"What I have said I know to be true; but seeing you are to go forward, I will go with you, will help all I can, will work with you, will rest with you, and if necessary, will die with you. May God in his mercy bless and preserve us."

Levi Savage Jr., Sub-captain of the Willie Handcart Company

I've spent a lot of time recently talking about the importance of preserving ethical therapies for youth that address unwanted same-sex attractions and gender dysphoria in ways that may reduce the feelings or change them. I am very concerned that the language in the proposed rule will, though it has a large number of exceptions, make it very difficult for youth to find therapies that help them live in accordance with their own values. In addition, and more glaringly, it provides no exceptions relevant to gender dysphoria.

As a reminder, the actions banned in the rule are:

"any practice or treatment that seeks to change the sexual orientation or gender identity of a patient or client, including mental health therapy that seeks to change, eliminate, or reduce behaviors, expressions, attractions, or feelings related to a patient or client's sexual orientation or gender identity."

The text goes on to list exceptions to the definition of "conversion therapy", excluding any therapy that:

(A) is neutral with respect to sexual orientation and gender identity;
(B) provides assistance to a patient or client undergoing gender transition; (C) provides acceptance, support, and understanding of a patient or client; (D) facilitates a patient or client's ability to cope, social support, and identity exploration and development;
(E) addresses unlawful, unsafe, premarital, or extramarital sexual activities in a manner that is neutral with respect to sexual orientation; or
(F) discusses with a patient or client the patient or client's moral or religious beliefs or practices.

To most people, the above exceptions probably sound sufficient. Notice, however, that there is nothing that allows a therapist to help a gender-confused minor understand that they really are confused and that no amount of medicial alterations will actually change their gender. In addition, it is unclear how a therapist would successfully discuss concepts such as defensive detachment that underly many therapies that assist in reducing the intensity of attractions without falling under the definition of "conversion therapy". Even if a therapist did not promise change, how would that therapist talk about why increasing interpersonal contact and improving relationships is important without mentioning the theories behind it? In addition, how does reducing information available to youth through therapists help them at all? More concerning, if a therapist mentions at all that these ideas are associated with change, how would that therapist defend against a complaint to the licensing board from a disgruntled client?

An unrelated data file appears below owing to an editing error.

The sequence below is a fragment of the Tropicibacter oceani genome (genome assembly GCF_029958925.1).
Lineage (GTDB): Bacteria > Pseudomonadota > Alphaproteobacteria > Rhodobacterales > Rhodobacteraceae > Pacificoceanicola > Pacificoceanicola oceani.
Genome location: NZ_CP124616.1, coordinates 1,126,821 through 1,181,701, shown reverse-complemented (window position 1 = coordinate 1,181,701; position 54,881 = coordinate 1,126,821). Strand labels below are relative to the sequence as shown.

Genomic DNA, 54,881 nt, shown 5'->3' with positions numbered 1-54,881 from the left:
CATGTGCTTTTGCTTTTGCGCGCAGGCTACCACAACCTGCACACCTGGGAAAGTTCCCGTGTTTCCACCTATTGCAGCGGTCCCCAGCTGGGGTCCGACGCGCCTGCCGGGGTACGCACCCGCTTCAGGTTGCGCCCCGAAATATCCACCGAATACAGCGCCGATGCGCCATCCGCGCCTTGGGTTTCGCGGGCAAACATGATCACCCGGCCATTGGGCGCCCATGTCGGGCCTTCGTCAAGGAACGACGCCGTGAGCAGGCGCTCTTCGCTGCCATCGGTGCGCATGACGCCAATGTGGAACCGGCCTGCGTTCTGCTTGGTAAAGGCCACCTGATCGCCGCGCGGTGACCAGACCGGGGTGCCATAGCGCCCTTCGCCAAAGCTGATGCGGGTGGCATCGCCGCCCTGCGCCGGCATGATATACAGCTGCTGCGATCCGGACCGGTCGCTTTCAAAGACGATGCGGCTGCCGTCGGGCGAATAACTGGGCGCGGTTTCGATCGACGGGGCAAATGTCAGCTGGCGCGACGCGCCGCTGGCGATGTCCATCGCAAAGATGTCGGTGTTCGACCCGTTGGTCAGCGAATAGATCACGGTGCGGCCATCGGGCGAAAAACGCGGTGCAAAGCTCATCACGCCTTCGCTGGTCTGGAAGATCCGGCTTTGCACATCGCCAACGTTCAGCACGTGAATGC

The major problems with the rule are two-fold: (1) the messaging around the rule will further reinforce the popular - but unproven - notion that sexual orientation and gender dysphoria are immutable through therapy, likely encouraging many therapists who currently address same-sex attraction and gender dysphoria with youth to close their practices to minors and leading minors to believe their options are more limited than they actually are, and (2) the rule, with only exceptions for sexual behaviors and coping, is quite vague on exactly how that interacts with the main definition of "conversion therapy" the rule uses, since any therapy for any purpose - of necessity – seeks to change, eliminate, or reduce behaviors, feelings, and expressions.

I have really been struggling, not with the official statements by The Church of Jesus Christ of Latter-day Saints, but with the agreement of the government affairs arm of the Church to move forward with the rule as it was defined in the original bill, HB399. I am grateful they were able to get the many exceptions HB399 contained reinstated, but they are still insufficient – especially with regard to gender dysphoria.

Most of my frustration, however, is with the messaging around the rule the government affairs arm has presented. For example, Marty Stevens is quoted in the Salt Lake Tribune as stating: